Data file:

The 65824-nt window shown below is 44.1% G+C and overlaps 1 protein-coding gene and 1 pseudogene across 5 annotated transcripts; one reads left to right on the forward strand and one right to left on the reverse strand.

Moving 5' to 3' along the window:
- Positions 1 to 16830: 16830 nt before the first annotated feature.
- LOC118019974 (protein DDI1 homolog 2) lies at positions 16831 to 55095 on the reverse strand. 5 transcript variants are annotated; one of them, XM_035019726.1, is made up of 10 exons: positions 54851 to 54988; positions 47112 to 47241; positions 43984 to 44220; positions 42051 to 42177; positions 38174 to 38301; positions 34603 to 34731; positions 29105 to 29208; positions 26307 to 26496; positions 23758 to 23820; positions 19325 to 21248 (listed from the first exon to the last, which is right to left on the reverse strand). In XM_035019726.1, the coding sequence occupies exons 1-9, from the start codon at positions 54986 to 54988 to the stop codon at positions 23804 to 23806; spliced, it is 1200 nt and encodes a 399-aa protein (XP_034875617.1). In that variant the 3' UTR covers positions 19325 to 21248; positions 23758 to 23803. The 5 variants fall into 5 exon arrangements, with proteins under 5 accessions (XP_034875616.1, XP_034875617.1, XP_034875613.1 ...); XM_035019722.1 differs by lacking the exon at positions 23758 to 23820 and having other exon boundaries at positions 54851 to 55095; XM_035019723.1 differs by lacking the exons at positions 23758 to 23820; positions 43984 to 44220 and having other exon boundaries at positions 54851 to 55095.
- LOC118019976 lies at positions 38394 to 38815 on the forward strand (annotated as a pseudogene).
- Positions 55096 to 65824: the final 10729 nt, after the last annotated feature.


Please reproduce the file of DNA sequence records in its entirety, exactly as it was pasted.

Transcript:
The 65824-nt window shown below is 44.1% G+C and overlaps 1 protein-coding gene and 1 pseudogene across 5 annotated transcripts; one reads left to right on the forward strand and one right to left on the reverse strand.

Moving 5' to 3' along the window:
- Positions 1 to 16830: 16830 nt before the first annotated feature.
- LOC118019974 (protein DDI1 homolog 2) lies at positions 16831 to 55095 on the reverse strand. 5 transcript variants are annotated; one of them, XM_035019726.1, is made up of 10 exons: positions 54851 to 54988; positions 47112 to 47241; positions 43984 to 44220; positions 42051 to 42177; positions 38174 to 38301; positions 34603 to 34731; positions 29105 to 29208; positions 26307 to 26496; positions 23758 to 23820; positions 19325 to 21248 (listed from the first exon to the last, which is right to left on the reverse strand). In XM_035019726.1, the coding sequence occupies exons 1-9, from the start codon at positions 54986 to 54988 to the stop codon at positions 23804 to 23806; spliced, it is 1200 nt and encodes a 399-aa protein (XP_034875617.1). In that variant the 3' UTR covers positions 19325 to 21248; positions 23758 to 23803. The 5 variants fall into 5 exon arrangements, with proteins under 5 accessions (XP_034875616.1, XP_034875617.1, XP_034875613.1 ...); XM_035019722.1 differs by lacking the exon at positions 23758 to 23820 and having other exon boundaries at positions 54851 to 55095; XM_035019723.1 differs by lacking the exons at positions 23758 to 23820; positions 43984 to 44220 and having other exon boundaries at positions 54851 to 55095.
- LOC118019976 lies at positions 38394 to 38815 on the forward strand (annotated as a pseudogene).
- Positions 55096 to 65824: the final 10729 nt, after the last annotated feature.